Untreated Orthodontic and Periodontal Problems: The Key to Preventing Malnutrition
Malnutrition can have many causes, but one of the most frequently overlooked causes is mouth, tooth, and/or gum pain. When a resident has pain that makes it difficult to chew foods, the resident may choose to not consume enough nutritious food to stay healthy, rather than subject him or herself to mouth pain. Over time, the resident then becomes malnourished, usually leading to severe consequences. However, dental problems can be prevented, or avoided altogether, if the nursing staff monitors the resident’s dental health, and provides the appropriate oral care to the resident as necessary.
The National Institute of Dental and Craniofacial Research estimates that, of the senior citizens 65 years or older living in the United States, 92% have had some sort of dental decay or cavities in their permanent adult teeth, and 23% have presently untreated tooth decay. Furthermore, approximately 5% of the senior population over 65 have no teeth whatsoever. Dental problems are some of the most frequently overlooked health issues faced by residents in nursing homes, yet rarely do they receive treatment in a timely manner.
In addition to tooth decay, older individuals often face many potential dental dangers, including dry mouth, which can actually promote tooth decay, oral cancer, and complications due to dentures and/or dental implants. Not maintaining a healthy, clean mouth can exacerbate these problems and can encourage gingivitis (gum inflammation), which can lead to the development of periodontitis (gum disease). Dental health is so important to preventing other serious problems that it is specifically provided for by federal law in the Omnibus Budget Reconciliation Act of 1987.
The Omnibus Budget Reconciliation Act of 1987 Dental Provisions
The Act requires that nursing homes and long-term care facilities that participate in the Medicare & Medicaid reimbursement program provide each and every resident with a comprehensive oral health assessment upon admission to the facility, as well as once a year thereafter. From this annual assessment, an individualized oral health plan is crafted for each resident. The federal law also provides that nursing home residents shall receive assistance with scheduling and obtaining both routine and emergency dental services. This includes taking prompt action when a resident has lost or damaged his or her dentures, which require immediate replacement. Dental treatment is to be provided to residents by nursing staff dentists or dentists contracted by the facility to provide such care for residents. Furthermore, if a resident requires assistance with the act of brushing his or her teeth, nursing staff must provide such assistance.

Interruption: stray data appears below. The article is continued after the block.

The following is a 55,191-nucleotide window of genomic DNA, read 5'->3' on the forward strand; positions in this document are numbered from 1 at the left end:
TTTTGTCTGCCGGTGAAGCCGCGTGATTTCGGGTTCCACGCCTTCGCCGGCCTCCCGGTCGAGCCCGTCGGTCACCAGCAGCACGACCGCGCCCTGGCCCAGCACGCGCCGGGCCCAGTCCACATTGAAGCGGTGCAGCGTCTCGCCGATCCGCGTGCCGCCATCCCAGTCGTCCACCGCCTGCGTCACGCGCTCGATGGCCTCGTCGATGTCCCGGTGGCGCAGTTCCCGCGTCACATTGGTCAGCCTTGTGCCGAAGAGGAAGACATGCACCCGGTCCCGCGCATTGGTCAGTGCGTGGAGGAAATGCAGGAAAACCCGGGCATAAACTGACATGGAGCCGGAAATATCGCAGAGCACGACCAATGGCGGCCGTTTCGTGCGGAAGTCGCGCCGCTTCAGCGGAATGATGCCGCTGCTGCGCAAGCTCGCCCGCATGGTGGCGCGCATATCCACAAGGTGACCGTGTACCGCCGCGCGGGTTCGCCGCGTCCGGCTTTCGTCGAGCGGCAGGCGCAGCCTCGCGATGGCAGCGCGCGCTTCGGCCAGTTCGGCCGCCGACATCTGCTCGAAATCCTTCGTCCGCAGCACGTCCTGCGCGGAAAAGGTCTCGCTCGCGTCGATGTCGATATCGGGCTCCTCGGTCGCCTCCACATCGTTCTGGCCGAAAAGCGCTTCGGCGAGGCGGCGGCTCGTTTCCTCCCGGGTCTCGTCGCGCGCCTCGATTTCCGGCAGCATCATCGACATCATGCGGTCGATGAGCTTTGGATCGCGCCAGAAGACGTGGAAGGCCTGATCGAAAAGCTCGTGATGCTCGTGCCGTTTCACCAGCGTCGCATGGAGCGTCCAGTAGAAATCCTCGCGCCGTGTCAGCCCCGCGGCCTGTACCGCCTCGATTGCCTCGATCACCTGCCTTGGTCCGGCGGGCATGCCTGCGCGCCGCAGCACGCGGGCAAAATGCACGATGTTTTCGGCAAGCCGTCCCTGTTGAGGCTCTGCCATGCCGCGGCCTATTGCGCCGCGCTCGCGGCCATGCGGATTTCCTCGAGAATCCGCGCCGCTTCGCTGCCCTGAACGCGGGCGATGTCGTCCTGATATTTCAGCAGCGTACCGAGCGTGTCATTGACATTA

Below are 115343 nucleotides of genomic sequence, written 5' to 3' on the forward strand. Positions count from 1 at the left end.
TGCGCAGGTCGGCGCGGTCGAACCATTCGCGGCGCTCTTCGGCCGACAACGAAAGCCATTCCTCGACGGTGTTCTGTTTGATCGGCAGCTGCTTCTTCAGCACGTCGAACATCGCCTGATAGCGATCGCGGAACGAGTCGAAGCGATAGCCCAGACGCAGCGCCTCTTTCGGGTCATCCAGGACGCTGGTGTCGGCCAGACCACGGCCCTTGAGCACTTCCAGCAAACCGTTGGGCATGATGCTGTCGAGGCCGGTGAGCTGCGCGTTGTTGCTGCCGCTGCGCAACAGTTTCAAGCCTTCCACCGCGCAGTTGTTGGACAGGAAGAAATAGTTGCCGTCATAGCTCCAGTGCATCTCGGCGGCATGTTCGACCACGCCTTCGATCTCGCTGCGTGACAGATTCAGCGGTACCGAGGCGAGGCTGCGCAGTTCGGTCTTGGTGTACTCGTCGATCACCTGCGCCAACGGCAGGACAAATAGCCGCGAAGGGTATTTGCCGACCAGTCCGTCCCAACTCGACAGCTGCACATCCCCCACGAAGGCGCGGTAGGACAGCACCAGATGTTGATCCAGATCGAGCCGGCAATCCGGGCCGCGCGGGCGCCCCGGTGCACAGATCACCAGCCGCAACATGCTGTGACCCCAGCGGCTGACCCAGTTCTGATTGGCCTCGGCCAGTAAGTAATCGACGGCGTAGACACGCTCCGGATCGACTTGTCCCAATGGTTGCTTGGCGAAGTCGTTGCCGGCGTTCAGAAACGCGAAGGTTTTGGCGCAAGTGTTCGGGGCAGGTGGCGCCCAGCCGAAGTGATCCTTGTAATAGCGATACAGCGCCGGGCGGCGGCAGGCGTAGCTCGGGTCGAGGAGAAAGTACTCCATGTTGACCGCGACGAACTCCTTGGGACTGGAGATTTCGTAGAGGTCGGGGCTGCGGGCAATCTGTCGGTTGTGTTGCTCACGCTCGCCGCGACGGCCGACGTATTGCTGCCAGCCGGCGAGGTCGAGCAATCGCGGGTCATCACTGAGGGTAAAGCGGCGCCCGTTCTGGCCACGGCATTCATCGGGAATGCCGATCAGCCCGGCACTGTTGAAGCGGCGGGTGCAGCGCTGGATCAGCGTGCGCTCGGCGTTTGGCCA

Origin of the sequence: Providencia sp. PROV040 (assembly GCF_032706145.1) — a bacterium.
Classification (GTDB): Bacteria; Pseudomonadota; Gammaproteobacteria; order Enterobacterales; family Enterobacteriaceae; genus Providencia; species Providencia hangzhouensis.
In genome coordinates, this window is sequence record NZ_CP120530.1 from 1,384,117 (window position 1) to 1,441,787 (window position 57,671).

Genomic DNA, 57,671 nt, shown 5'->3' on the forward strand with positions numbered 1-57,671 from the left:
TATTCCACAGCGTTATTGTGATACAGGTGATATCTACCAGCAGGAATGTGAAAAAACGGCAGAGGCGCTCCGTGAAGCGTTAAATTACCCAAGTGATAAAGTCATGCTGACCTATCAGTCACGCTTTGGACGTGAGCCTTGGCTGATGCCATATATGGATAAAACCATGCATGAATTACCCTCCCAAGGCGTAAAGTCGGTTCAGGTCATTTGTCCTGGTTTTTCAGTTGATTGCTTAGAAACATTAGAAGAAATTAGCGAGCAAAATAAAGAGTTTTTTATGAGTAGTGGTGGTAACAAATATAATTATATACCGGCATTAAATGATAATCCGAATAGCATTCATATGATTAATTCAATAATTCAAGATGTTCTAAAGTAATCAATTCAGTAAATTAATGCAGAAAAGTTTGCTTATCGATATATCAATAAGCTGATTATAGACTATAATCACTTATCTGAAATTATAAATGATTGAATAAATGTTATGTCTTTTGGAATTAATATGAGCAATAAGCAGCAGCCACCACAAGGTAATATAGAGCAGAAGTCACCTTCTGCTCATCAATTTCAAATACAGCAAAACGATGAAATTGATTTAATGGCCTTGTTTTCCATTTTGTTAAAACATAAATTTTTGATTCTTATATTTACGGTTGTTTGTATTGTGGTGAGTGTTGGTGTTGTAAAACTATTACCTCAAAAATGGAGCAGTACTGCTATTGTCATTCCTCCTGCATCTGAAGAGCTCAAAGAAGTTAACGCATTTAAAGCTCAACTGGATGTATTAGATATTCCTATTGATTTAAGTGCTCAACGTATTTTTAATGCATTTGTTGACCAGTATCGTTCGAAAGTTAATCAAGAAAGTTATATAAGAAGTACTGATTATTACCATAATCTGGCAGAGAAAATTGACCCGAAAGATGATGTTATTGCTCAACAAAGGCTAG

When a resident arrives at the nursing home with poor dental hygiene or in poor dental health, the nursing home is tasked with providing the required care. Similarly, staff is responsible for making sure residents are practicing good dental hygiene. This can be challenging for nursing staff to enforce since residents can misrepresent whether they have brushed their teeth properly. However, regular visual inspection of residents’ teeth should be helpful at identifying problems early.
If you believe your elderly loved one is suffering from malnutrition caused by neglect or the direct actions of the staff at the nursing home, or if you are concerned about the dental care your loved one receives in the home, please do not hesitate to contact the Rooth Law Firm online or by phone at (847) 869-9100.
American Dental Association, Nursing Home Care (Geriatrics)
Albert H. Guay MDM, The Oral Health Status of Nursing Home Residents: What Do We Need to Know?, 2005, American Dental Education Association, Journal of Dental Education, Summit Proceedings